There are a number of things you can do to make training easier for yourself, with the first among them being to give your body time to rest.

If you're going into training sore or fatigued, then it'll be difficult for you to listen, focus, and perform to the best of your abilities. If you do strength training or cardio alongside BJJ, for example, then just be sure not to overdo it.

Next, provide your body with what it needs. Although martial arts in general will teach you to be strong and capable, the human body still has a tendency to be fickle and frail if uncared for. As such, it's important to listen to yours and make sure it gets sufficient sustenance.

That includes eight hours of sleep, a daily caloric intake that accounts for energy expenditure during training, and lots, lots, and lots of water!

The last thing you can do, although it might seem counterproductive, is to allow training to be difficult.

Some things in BJJ will naturally suck at first, especially as our minds and bodies are still getting used to all the daunting things being thrown at them. But the best way to get rid of those feelings of fear and indecision is to look at whatever it is you need to do, and just get it done with.

Get uncomfortable. Allow yourself to feel pain and fatigue. Practice those joint locks and grappling holds that you're so scared of. Only by enduring these things over and over will you finally get used to it. And once you do get used to it, the rewards will all be yours to reap.

Why Keep Training Anyway?

A woman flexing her bicep, clearly proud of her physique, which is what jujitsukas also will be if they persist in their training.

Training in jiu-jitsu can be incredibly beneficial for both your mind and your body. Not only will it instill in you discipline and commitment that will seep into other aspects of your life, but it's also an excellent way to maintain physical fitness.

No matter how you put it, grappling just isn't easy. Principles like leverage and weight distribution prompt jujitsukas to utilize the entirety of their bodies when practicing, and jiu-jitsu techniques never involve just one joint.

So whenever you train, you can expect your entire body to get worked up. But on the bright side, this does also mean you get a full-body workout!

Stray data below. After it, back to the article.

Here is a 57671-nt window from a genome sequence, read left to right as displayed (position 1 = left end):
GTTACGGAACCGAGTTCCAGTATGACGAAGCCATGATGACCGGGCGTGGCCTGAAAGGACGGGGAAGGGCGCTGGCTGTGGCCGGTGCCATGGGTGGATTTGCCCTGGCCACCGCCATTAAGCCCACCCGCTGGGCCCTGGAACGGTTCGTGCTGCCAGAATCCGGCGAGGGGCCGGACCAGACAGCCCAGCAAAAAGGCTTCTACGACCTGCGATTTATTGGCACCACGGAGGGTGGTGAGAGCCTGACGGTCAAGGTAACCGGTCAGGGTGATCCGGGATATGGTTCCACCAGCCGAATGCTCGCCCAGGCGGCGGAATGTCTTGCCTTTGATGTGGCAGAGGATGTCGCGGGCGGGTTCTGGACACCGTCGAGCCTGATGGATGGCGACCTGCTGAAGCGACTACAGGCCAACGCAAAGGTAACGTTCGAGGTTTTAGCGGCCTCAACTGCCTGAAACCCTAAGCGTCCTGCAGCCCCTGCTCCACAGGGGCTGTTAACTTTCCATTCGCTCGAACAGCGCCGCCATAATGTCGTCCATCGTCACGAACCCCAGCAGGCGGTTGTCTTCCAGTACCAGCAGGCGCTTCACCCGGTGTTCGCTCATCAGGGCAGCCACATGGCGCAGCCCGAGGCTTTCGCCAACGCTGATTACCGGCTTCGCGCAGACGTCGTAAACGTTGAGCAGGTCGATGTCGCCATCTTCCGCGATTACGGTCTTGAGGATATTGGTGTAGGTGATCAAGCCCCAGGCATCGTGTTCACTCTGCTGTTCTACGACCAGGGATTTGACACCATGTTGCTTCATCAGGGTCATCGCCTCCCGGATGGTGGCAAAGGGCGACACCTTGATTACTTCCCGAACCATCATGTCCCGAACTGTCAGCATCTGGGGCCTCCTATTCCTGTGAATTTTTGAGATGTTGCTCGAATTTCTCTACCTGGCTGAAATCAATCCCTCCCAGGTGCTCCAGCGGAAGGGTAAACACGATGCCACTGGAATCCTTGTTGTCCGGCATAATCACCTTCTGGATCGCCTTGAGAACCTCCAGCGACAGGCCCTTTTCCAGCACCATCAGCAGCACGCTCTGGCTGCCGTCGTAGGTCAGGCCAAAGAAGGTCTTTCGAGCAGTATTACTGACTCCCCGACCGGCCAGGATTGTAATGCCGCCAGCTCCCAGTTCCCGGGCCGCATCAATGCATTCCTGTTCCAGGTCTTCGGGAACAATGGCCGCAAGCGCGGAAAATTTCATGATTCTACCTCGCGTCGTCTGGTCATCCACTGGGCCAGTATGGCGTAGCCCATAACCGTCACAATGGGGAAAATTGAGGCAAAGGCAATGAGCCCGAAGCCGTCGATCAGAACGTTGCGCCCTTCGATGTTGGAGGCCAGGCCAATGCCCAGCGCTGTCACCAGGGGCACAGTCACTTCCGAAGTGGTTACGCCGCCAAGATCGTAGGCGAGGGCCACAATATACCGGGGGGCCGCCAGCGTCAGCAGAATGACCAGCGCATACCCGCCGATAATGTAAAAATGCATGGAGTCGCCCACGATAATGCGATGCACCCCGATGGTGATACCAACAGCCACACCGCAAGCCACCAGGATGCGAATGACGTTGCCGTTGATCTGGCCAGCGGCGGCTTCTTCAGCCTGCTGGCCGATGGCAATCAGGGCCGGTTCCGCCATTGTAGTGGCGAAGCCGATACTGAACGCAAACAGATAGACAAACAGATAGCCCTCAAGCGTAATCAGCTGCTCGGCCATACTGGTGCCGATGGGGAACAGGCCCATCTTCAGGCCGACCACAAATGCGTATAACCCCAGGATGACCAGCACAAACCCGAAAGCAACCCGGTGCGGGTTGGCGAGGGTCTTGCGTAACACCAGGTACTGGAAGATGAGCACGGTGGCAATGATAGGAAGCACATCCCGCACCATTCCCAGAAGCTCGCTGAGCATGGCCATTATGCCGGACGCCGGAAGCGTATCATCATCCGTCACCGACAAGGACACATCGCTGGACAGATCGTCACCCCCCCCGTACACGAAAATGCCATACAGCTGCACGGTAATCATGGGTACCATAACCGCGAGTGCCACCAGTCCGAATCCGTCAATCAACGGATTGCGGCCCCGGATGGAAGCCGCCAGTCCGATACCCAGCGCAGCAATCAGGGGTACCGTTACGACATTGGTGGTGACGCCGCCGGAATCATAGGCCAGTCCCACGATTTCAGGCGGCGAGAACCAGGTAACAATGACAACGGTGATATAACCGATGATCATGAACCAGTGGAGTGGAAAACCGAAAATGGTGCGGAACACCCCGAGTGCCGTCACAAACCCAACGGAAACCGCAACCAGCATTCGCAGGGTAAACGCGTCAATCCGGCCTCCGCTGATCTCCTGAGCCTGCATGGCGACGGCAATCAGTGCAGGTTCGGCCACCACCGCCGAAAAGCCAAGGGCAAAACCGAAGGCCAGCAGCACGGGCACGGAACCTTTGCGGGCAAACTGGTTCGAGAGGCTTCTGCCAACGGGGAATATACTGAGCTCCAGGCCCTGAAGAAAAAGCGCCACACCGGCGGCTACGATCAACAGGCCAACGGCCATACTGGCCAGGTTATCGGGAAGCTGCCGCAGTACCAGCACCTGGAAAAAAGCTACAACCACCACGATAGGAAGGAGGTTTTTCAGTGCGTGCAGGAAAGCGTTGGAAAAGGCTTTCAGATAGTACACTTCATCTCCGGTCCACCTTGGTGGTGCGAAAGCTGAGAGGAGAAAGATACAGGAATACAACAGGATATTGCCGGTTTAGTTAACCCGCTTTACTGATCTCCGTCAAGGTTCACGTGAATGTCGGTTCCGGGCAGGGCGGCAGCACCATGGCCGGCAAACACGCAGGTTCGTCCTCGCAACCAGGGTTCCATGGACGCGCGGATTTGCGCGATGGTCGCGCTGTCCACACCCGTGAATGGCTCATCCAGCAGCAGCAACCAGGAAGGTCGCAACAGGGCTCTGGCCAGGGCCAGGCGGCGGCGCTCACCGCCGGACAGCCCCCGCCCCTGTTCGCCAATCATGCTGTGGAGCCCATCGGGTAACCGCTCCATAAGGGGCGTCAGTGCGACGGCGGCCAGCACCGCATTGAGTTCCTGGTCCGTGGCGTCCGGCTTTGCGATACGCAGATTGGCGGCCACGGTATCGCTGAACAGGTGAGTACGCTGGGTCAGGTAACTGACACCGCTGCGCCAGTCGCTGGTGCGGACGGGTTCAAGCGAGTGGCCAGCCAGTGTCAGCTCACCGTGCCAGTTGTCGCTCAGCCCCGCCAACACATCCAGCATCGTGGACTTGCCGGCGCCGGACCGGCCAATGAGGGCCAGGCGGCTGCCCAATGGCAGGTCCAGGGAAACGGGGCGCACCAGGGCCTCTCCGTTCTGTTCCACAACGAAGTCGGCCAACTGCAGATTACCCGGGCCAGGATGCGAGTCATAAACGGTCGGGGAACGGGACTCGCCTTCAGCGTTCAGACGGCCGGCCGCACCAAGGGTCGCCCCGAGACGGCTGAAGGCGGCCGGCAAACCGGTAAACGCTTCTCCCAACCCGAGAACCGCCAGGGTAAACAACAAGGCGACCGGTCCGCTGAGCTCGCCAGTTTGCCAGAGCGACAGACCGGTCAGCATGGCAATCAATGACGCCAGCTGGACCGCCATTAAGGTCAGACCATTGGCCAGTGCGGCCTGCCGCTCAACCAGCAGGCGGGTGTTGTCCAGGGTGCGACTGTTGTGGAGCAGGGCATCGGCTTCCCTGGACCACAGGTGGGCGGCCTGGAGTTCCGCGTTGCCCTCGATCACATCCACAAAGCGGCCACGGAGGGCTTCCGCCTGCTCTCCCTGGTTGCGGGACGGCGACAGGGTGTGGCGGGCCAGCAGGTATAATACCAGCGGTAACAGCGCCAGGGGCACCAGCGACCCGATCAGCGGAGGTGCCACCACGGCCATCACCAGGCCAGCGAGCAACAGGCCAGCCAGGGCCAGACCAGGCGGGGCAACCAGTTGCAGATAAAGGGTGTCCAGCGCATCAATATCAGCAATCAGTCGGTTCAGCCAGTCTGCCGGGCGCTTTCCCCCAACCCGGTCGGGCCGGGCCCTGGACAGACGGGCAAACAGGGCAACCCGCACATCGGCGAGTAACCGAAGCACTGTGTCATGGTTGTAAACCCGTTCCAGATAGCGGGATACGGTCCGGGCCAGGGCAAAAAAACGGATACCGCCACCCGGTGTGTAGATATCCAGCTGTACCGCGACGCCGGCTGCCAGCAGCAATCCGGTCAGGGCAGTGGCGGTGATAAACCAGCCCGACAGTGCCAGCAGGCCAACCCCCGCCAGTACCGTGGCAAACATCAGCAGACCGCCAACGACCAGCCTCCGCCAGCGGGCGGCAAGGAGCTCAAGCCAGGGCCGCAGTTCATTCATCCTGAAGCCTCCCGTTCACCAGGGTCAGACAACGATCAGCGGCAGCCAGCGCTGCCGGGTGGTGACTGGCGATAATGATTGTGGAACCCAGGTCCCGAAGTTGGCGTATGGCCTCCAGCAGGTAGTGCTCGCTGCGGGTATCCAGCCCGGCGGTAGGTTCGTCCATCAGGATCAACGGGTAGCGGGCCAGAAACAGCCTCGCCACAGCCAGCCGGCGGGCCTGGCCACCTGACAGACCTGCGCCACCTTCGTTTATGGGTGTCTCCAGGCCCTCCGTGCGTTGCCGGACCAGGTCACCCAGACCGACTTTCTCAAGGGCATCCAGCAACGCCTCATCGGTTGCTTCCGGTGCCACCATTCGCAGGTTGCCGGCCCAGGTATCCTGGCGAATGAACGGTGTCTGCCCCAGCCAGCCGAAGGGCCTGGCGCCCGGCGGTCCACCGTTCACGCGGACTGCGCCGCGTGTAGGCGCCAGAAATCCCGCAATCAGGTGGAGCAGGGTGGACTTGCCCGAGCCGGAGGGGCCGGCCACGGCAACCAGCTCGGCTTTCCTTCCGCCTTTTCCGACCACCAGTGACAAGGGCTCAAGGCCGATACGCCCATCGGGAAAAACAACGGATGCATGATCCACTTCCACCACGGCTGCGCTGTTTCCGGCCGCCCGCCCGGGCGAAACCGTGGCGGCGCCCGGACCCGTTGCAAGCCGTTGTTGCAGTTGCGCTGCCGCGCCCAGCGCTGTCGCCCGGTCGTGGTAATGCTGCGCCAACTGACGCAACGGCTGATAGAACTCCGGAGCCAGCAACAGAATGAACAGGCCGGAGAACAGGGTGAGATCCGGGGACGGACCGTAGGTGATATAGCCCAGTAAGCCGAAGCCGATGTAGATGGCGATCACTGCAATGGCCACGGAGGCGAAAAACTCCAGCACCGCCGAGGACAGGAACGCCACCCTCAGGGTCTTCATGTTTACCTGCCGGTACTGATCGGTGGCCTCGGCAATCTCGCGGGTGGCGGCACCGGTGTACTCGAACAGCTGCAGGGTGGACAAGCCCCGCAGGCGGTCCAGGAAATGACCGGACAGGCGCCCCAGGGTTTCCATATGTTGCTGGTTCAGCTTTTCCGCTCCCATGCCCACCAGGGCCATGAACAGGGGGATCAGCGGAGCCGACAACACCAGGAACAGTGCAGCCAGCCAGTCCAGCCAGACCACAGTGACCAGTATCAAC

But the benefits don't just end there. You'll improve as an athlete, and you can expect to develop explosive strength, speed, agility, and endurance as you further progress.

And finally, it's healthy for your mind, as it provides lots of opportunity for strategizing and is an overall great way to relieve stress.

And probably the best reason to keep on training: it's just fun! The sense of improvement, the feeling of personal pride and achievement, that look of fulfillment after every brutal, aching session--all of it adds up to an experience that just feels great to be a part of.

There aren't very many things that can offer you the kind of thrill that BJJ can. It's no wonder people keep coming back to it.

The Wrap-Up

The Wrap Up 7

BJJ needs a tremendous amount of time, energy, and dedication out of you before you can be successful in it. It's among the most difficult combat sports out there, and those who have toiled learning it can attest to that.

But that's no reason for you to be discouraged. Those who have the focus, grit, and perseverance to push through in spite of all the hardships they face will find bountiful rewards for all their efforts.

So yes, BJJ is difficult. It always will be. But it's also always worth it!

Curious about how BJJ fares compared to its sister sport, judo? So are we! We've looked into this topic already, and you can click here to find our results.